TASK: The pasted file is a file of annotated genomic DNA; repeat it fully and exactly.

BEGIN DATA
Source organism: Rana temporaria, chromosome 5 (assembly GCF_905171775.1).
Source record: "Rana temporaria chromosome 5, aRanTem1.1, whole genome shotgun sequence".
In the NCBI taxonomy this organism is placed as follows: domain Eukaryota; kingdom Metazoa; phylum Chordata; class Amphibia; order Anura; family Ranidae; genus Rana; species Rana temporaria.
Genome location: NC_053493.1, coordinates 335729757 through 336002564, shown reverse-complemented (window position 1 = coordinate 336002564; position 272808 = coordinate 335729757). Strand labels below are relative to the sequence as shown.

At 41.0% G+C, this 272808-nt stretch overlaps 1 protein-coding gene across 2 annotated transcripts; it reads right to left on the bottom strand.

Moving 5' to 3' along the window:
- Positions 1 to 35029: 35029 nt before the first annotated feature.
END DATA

Source organism: Rana temporaria, chromosome 5 (assembly GCF_905171775.1).
Source record: "Rana temporaria chromosome 5, aRanTem1.1, whole genome shotgun sequence".
In the NCBI taxonomy this organism is placed as follows: domain Eukaryota; kingdom Metazoa; phylum Chordata; class Amphibia; order Anura; family Ranidae; genus Rana; species Rana temporaria.
Genome location: NC_053493.1, coordinates 335729757 through 336002564, shown reverse-complemented (window position 1 = coordinate 336002564; position 272808 = coordinate 335729757). Strand labels below are relative to the sequence as shown.

At 41.0% G+C, this 272808-nt stretch overlaps 1 protein-coding gene across 2 annotated transcripts; it reads right to left on the bottom strand.

Moving 5' to 3' along the window:
- Positions 1 to 35029: 35029 nt before the first annotated feature.